The Socio-Economic Rights and Accountability Project (SERAP) has asked the International Criminal Court (ICC) to probe the administrations of former presidents Olusegun Obasanjo, Umaru Musa Yar‘Adua and Goodluck Jonathan for allegedly wasting electricity funds.
SERAP had accused the trio of squandering a total sum of N11 trillion meant for provision of electricity to Nigerians during their respective regimes – between 1999 and 2015.
In a statement issued on Wednesday by Timothy Adewale, SERAP deputy director, the organisation asked Fatou Bensouda, ICC prosecutor, to investigate whether the allegations of “widespread, systematic and large-scale” corruption amount to crimes against humanity within the jurisdiction of the court.
It also asked her to prevail on the Nigerian government to surrender all suspected perpetrators for trial by the ICC.
It said the allegations of corruption in the power sector in Nigeria have had “catastrophic” effects on the lives of millions of Nigerians, “akin to crimes against humanity as contemplated under the Rome Statute and within the jurisdiction of ICC”.
“The Rome statute in article 7 defines ‘crime against humanity’ to include ‘inhumane acts causing great suffering or injury,’ committed in a widespread or systematic manner against a civilian population. The common denominator of crimes against humanity is that they are grave affronts to human security and dignity,” the statement read.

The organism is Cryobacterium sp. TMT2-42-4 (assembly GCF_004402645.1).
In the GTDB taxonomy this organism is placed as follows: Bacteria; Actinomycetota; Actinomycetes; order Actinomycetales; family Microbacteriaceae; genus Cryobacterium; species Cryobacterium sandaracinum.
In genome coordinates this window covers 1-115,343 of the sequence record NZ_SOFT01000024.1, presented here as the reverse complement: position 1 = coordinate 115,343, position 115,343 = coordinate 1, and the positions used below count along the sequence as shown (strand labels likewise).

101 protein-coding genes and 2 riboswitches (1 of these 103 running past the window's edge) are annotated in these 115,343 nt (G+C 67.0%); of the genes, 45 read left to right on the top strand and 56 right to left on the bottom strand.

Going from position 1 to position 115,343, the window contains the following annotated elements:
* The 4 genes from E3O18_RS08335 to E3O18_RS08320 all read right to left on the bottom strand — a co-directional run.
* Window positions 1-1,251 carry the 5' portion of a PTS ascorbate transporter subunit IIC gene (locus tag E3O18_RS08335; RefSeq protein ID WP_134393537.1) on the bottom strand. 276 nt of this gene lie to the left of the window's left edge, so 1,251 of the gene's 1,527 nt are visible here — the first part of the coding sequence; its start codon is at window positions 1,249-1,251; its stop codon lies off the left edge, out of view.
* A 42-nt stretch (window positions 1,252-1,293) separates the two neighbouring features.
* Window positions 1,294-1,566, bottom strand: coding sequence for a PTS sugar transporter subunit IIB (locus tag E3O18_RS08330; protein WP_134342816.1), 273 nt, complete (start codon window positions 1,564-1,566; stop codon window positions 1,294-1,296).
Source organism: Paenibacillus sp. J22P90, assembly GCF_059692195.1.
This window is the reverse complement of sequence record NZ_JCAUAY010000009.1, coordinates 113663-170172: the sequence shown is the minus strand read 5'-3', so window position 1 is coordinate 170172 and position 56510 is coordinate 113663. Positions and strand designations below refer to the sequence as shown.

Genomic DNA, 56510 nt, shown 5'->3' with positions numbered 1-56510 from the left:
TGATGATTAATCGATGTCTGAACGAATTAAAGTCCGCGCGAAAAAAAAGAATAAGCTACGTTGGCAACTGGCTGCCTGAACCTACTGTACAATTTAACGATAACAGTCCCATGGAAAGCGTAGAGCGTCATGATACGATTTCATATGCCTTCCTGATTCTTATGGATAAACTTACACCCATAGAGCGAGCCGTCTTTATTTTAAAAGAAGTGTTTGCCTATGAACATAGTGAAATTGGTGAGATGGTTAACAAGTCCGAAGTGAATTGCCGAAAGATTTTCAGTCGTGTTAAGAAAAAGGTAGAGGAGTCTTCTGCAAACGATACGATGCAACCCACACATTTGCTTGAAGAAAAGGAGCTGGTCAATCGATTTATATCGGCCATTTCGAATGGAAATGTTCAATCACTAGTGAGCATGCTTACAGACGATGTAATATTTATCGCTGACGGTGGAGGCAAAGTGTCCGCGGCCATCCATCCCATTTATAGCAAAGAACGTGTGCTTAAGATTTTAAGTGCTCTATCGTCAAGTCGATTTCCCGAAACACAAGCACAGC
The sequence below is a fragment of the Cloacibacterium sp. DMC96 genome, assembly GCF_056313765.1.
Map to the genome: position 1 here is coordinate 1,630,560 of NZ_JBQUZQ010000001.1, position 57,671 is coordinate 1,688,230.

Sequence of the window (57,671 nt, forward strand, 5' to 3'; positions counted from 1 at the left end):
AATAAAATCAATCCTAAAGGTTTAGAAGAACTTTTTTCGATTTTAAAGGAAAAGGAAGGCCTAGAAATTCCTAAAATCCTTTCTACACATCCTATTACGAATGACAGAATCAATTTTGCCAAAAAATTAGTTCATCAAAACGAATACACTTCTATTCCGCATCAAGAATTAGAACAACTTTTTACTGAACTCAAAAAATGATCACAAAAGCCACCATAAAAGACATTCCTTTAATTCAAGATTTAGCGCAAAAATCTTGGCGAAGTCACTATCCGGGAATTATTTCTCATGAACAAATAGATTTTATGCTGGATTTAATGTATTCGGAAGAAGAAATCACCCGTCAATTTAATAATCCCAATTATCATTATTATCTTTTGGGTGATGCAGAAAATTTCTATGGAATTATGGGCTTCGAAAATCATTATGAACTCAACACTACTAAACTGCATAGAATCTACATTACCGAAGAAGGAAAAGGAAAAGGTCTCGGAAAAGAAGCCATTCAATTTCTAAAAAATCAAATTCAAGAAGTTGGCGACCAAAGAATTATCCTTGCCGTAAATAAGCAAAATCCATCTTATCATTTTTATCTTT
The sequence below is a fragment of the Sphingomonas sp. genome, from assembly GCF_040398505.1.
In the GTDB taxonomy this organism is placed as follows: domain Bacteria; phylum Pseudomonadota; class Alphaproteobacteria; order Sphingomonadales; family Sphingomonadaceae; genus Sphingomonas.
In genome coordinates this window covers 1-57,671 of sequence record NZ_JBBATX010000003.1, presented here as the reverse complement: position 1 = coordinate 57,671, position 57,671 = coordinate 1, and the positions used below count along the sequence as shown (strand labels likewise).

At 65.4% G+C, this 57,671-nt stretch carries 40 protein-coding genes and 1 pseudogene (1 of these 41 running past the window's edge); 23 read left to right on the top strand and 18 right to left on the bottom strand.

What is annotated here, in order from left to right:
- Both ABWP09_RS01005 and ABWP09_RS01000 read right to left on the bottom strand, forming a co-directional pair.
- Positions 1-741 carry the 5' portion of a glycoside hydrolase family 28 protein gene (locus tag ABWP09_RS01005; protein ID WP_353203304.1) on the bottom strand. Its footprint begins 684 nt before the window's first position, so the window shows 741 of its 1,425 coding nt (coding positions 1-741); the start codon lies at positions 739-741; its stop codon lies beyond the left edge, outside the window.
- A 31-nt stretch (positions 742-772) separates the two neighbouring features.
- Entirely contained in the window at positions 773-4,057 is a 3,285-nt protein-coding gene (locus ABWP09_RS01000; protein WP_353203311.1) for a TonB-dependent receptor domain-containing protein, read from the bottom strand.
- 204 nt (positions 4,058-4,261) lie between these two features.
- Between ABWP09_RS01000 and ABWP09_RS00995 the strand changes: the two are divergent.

“SERAP considers these allegations of widespread and systematic corruption in the electricity sector as amounting to crimes against humanity and therefore clear violations of the provisions of the Rome statute of International Criminal Court.”
SERAP added that the allegations have given rise to the individual criminal responsibility of corrupt persons in the power sector as entrenched in the Rome statute of the ICC.
“SERAP considers the apparent failure of successive governments and high-ranking government officials to prevent widespread and systematic corruption in the electricity sector as amounting to complicity under the Rome Statute,” it further said.
“SERA, therefore, believes that the widespread and systemic nature of large scale corruption in the electricity sector fits the legal requirements of a crime against humanity.”
While stating that alleged corruption in the power sector has denied citizens access to basic social amenities, the organisation asked the court to “urgently commence an investigation proprio motu on the allegations of widespread and systematic corruption in the electricity sector since the return of democracy in 1999, with a view to determining whether these amount to crimes against humanity within the court’s jurisdiction.”
“In this respect, we also urge you to invite representatives of the Nigerian government to provide written or oral testimony at the seat of the court, so that the prosecutor is able to conclude since available information whether there is a reasonable basis for an investigation, and to submit a request to the pre-trial chamber for authorization of an investigation,” SERAP said.